Today's post is a mix - I get to review a copy of the super Through the Storm by Tan Su Yin, and then have the pleasure of interviewing her.
I was delighted to receive a copy of Tan Su Yin's Through the Storm, having come across the book through the Aspiring Mangaka and Writers' Club, and been intrigued by both its pitch and its exquisite cover. Through the Storm is, at heart, a love story, following the (I will struggle to avoid puns) tempestuous relationship between Eric and Viki. eric has been washed up on the shores of Phuket following an attack at sea, and subsequent storm. When Viki finds him, he is near to death, and she slowly nurses him back to health.
Further tragedy strikes when Viki's parents are killed by a powerful tsunami, but tragic as this is, it creates a further point of contact with Eric, who still mourns his mother. Even as love blossoms, though, danger is never far away, as the frustrated attackers learn that Eric is still alive, and continue their relentless pursuit. Can he elude them without losing Viki?
I particularly loved the very opening of the book, I have to confess - the passage when Viki finds Eric is very reminiscent (consciously?) of the scene in the Odyssey when Nausicaa finds Odysseus asleep on the river bank. The tender nursing passages, with their beautifully rendered descriptions of herbal dressings, brought to mind scenes from the English Patient. That's a pretty heady set of reminiscences.
Tan Su Yin's elegant, understated prose works wonderfully for romance, conveying tenderness without being mawkish, and - very satisfyingly - never shying away from physical horror yet managing to remain centred in calm. If there were weaknesses, I would say that the strength of the romantic sections outshone the thriller/action aspects of the story, which did not suit the prose style quite so well. I would have liked more tenderness and less action, but then I'm a hopeless romantic with my reading tastes. I would also have liked a little more geographical calm to match the style of the piece. But by the time the ending comes, tranquility is restored and the author is back in total control of her material, delivering a thoroughly satisfying finale.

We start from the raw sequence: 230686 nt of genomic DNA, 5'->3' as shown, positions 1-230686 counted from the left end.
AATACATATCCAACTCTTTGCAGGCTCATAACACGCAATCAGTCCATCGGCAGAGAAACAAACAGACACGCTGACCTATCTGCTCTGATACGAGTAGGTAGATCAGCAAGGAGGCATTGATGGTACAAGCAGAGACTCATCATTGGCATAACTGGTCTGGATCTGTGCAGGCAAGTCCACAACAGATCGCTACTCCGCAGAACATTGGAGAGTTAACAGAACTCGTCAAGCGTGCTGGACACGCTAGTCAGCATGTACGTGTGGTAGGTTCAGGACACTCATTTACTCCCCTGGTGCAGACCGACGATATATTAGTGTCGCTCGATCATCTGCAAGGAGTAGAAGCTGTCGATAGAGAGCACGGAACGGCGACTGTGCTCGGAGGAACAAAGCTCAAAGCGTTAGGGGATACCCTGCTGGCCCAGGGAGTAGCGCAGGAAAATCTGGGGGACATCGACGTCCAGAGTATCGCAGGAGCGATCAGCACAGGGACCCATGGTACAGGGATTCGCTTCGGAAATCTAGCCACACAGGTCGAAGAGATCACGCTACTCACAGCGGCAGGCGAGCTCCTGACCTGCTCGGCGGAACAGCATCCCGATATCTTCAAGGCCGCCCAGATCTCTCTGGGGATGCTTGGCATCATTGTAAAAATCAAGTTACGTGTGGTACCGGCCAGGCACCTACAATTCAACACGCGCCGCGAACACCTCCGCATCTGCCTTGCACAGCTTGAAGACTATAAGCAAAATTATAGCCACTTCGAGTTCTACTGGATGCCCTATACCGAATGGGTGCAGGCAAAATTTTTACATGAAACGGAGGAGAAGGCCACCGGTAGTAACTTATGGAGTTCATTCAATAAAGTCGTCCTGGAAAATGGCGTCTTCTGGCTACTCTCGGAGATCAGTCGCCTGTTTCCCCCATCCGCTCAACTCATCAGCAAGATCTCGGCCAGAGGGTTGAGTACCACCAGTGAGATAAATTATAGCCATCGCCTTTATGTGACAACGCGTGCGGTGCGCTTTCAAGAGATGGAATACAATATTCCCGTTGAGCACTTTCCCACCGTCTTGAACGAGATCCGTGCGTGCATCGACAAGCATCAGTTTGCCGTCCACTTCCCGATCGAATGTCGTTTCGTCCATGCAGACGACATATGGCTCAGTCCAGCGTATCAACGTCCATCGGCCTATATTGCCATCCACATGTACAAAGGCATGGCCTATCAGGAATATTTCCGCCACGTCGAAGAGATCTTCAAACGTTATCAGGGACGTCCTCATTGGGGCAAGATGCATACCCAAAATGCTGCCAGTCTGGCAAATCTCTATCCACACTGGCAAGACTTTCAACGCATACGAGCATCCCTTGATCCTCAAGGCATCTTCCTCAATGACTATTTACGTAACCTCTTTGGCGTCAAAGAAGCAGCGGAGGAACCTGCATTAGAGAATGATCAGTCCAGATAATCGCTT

In conclusion, Through the Storm is a romance with a satisfyingly hard edge to it, and Tan Su Yin is clearly an author full of promise, her style composed and elegant. I look forward to more, and very much hope one day to read the pure romance she was born to write.
1. You refer in your acknowledgements to Winglin and Fanstory. Would you care to share a little about the sites, and how hey helped you to get your book to the stage where you felt it was ready?
Winglin is an amateur site where teenagers and young adults gather to read and write fanfiction on their fave movie stars, most of whom are Asians. There's a comments page accompanying each chapter you post. Once you catch their imagination, they will really cheer you on and literally drag you to the finishing line with their persistence. I daresay that, if not for them, the first draft of Through The Storm would really have a challenged birth, if at all! Now, Fanstory is different. It is a gathering of serious, aspiring writers, some of whom have honed their writing skills to a point where they are able to advise others on the dos and don'ts of writing. A few of them are published authors in their own rights. I still remembered the first few posts I made way back in 2004. The reviews were gentle but firm, some unflattering, others too ego-boosting to be taken seriously, even with a large spoonful of salt. Through their comments, I reworked Through The Storm many times over, taking 2 years to churn out what you see published. My second book went through the same initiation rites, albeit less painful as these same advisors became friends, who provided feedback on the credibility of the plot, any gaps in the storyline, how they take to the protaganist and villians, suggestions for improvement etc.